Bill Gates is infamous for having reportedly demanded his team "just ship it" even though he knew there would be bugs in various versions of the Windows operating system. I don't think he gets enough credit-- entrepreneurs ship things, dreamers tinker.

Sure, Gates and his team could have fiddled with his software for years and worked out every last remaining bug, but they knew the market was a much more powerful testing ground than a laboratory.

Even the late Steve Jobs shipped things that were less than what he was dreaming of. Do you think the first version of the iPhone was all he could envision? Of course not. He knew that one day his phone would get thinner with a better camera and a sharper screen, but he also knew that you have to start somewhere and that shipping a good product is better than dreaming about a great one.

Can you damage your reputation by shipping too early? Perhaps, but at least you're an entrepreneur with a reputation to manage rather than a dreamer with an idea. Most customers will forgive a new company that deals with problems forthrightly. If it doesn't work, refund the customer's money; if they are unhappy, make them smile.

If you have a killer business idea, congratulations. Now do what Meeker, Gates and all true entrepreneurs do: find someone willing to buy it.

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10 Things That Make Your Business More Valuable Than That of Your Industry Peers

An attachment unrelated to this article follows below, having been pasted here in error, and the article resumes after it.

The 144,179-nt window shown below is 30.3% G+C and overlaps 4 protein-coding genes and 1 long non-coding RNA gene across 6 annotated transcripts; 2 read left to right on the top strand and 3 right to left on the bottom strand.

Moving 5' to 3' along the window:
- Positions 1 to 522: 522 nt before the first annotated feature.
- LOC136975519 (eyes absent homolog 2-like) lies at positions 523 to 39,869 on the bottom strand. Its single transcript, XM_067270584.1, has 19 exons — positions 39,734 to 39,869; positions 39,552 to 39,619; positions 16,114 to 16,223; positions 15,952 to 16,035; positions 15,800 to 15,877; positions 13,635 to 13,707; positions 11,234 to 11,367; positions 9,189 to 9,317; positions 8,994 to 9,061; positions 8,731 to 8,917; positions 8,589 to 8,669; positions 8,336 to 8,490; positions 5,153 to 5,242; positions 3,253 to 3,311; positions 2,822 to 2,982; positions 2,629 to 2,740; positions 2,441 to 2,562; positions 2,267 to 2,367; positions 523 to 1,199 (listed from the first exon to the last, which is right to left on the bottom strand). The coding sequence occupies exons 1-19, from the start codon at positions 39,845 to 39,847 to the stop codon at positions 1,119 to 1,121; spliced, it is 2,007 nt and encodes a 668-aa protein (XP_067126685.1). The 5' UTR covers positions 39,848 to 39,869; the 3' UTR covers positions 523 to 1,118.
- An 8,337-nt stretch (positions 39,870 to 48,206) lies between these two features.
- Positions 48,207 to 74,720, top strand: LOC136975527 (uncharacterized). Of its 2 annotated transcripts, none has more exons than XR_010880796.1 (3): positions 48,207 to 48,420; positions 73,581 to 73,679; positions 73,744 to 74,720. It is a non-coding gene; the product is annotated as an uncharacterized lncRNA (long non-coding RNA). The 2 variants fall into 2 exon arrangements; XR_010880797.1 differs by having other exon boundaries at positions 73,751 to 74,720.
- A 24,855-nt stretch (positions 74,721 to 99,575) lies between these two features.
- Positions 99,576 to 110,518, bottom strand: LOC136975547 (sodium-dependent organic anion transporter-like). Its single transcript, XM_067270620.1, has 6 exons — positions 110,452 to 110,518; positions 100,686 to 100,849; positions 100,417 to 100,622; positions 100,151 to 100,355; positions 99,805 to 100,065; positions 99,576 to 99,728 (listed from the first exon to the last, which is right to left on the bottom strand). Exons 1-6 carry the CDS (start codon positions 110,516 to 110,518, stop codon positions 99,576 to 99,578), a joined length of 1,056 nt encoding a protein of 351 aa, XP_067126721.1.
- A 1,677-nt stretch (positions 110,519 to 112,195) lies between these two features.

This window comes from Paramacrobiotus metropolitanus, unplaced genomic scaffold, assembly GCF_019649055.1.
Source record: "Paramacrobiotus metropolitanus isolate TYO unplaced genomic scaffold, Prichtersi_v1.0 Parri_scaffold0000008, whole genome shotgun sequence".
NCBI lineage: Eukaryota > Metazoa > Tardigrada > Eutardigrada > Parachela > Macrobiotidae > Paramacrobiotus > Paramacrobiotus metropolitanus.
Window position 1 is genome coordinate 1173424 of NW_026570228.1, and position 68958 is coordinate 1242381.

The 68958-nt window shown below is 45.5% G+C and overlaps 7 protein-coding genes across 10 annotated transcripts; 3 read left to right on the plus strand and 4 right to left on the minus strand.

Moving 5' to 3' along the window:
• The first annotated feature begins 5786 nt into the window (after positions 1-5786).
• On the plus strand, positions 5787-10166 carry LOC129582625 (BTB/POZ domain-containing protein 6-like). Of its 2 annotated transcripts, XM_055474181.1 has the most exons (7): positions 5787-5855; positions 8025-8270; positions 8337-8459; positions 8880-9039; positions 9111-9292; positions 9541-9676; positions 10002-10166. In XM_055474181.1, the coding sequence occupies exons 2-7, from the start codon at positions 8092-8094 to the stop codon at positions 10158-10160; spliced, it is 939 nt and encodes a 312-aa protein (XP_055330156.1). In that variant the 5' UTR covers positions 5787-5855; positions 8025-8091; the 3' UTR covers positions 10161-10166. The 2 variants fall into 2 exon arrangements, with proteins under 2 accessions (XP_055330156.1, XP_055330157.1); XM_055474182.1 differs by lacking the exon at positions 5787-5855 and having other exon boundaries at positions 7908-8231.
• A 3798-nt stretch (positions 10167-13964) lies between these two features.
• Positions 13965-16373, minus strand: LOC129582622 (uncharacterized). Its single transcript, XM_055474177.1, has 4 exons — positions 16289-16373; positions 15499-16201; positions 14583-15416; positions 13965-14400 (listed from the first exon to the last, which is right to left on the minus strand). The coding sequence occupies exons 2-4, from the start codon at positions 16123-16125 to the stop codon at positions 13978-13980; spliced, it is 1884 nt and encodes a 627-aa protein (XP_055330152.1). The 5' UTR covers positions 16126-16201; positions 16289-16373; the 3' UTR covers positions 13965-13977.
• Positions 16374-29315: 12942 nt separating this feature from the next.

Posted by John Warrillow

Nov 27, 2014 10:00:00 AM

Over at, we analyze businesses and what makes them worth more than others. Not surprisingly, your industry plays a factor in what your company is worth. For example, cloud-based software companies are generally worth a lot more than printing companies these days.

However, when we analyze businesses in the same industry, we still see major variations in valuation; so we’ve dug through the data and found 10 things that will make your company more valuable than its industry peer group.
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When You Know It Is Time To Go

Posted by John Warrillow

Nov 20, 2014 10:00:00 AM

My guess is you’re planning to sell your business in the next five or ten years. You may have decided to sell when (and if) your business hits an arbitrary size; or you may have a round number your business must be worth before you agree to sell it. Those are reasonable approaches, but you may end up hanging on to your business well past its “best before” date.
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The Three Steps to Getting Rich

Posted by John Warrillow

Oct 17, 2014 1:00:00 PM

Step 1: Ignore Your Mother
Parents around the world typically encourage their kids to get educated so they can get a “good job,” and perhaps become a doctor or lawyer, although neither tend to be a path to wealth. High paying professions provide an excellent income stream, but two insidious forces undermine the professional’s ability to create significant wealth: tax and spending.
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The Secret Thing Great Leaders Know About Being Happy

Posted by John Warrillow

Oct 3, 2014 11:00:00 AM

I walked into the kitchen as the sun was rising above the water. My friend – let’s call him Ray – was sitting at an oversized harvest table sipping a coffee made from a machine that costs more than a small car.